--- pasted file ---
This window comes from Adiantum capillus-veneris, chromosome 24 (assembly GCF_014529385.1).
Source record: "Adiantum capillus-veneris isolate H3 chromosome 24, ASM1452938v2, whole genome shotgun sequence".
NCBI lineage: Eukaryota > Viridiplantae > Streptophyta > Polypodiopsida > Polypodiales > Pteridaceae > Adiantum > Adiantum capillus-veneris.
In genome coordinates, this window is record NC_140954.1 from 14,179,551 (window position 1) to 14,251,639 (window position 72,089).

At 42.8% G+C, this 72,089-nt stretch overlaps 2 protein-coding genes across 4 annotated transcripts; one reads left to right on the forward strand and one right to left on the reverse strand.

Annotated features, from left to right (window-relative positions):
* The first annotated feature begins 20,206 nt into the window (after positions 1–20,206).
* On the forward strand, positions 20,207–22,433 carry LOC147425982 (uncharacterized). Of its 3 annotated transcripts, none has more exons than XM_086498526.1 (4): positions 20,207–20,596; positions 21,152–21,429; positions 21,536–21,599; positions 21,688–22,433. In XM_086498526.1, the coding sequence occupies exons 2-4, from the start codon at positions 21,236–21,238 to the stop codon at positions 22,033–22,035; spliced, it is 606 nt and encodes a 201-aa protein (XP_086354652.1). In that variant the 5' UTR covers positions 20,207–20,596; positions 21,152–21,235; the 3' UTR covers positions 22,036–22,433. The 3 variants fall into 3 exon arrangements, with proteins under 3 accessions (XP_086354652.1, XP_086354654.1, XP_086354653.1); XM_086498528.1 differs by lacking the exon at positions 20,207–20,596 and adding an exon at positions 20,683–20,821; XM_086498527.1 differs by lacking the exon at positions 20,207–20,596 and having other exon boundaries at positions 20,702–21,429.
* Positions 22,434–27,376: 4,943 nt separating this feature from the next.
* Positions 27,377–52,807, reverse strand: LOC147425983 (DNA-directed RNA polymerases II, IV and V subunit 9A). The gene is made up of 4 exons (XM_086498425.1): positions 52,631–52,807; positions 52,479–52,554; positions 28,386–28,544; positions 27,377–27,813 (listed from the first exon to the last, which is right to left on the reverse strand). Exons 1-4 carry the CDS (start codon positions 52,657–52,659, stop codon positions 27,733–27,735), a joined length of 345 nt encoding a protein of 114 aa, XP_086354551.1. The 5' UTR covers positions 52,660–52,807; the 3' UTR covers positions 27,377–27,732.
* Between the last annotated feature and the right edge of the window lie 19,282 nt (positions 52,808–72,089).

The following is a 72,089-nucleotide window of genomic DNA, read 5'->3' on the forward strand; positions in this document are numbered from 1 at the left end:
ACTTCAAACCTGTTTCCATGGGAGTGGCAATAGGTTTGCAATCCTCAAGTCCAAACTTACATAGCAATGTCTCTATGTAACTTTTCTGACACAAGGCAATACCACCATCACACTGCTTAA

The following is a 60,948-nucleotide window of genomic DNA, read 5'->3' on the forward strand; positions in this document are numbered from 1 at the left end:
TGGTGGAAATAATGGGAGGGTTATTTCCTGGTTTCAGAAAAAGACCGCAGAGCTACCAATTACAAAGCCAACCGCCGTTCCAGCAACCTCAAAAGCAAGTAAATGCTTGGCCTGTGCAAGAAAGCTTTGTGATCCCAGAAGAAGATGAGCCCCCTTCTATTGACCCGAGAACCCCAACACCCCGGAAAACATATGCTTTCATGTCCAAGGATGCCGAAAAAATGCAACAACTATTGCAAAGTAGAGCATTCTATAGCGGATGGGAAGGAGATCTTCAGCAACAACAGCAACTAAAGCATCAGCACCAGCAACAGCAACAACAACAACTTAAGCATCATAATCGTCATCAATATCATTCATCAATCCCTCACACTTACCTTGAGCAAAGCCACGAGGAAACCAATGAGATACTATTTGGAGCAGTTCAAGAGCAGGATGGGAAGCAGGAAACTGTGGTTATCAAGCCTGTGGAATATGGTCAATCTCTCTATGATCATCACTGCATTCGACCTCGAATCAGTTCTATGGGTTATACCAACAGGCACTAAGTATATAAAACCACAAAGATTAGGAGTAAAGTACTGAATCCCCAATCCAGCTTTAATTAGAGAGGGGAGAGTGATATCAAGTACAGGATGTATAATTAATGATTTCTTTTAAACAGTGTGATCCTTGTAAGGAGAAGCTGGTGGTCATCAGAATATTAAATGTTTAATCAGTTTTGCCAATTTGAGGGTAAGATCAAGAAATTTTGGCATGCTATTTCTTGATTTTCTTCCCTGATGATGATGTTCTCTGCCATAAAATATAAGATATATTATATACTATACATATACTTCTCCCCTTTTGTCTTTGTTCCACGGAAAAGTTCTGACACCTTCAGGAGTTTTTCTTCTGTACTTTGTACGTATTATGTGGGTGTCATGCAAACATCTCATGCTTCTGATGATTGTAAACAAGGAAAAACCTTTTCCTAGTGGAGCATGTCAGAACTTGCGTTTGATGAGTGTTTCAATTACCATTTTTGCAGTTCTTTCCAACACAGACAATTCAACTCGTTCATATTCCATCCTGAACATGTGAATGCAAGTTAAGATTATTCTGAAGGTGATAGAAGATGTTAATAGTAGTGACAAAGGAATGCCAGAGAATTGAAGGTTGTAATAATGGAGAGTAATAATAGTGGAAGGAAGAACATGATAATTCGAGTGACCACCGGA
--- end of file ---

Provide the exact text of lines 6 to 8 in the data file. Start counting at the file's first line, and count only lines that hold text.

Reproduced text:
Annotated features, from left to right (window-relative positions):
* The first annotated feature begins 20,206 nt into the window (after positions 1–20,206).
* On the forward strand, positions 20,207–22,433 carry LOC147425982 (uncharacterized). Of its 3 annotated transcripts, none has more exons than XM_086498526.1 (4): positions 20,207–20,596; positions 21,152–21,429; positions 21,536–21,599; positions 21,688–22,433. In XM_086498526.1, the coding sequence occupies exons 2-4, from the start codon at positions 21,236–21,238 to the stop codon at positions 22,033–22,035; spliced, it is 606 nt and encodes a 201-aa protein (XP_086354652.1). In that variant the 5' UTR covers positions 20,207–20,596; positions 21,152–21,235; the 3' UTR covers positions 22,036–22,433. The 3 variants fall into 3 exon arrangements, with proteins under 3 accessions (XP_086354652.1, XP_086354654.1, XP_086354653.1); XM_086498528.1 differs by lacking the exon at positions 20,207–20,596 and adding an exon at positions 20,683–20,821; XM_086498527.1 differs by lacking the exon at positions 20,207–20,596 and having other exon boundaries at positions 20,702–21,429.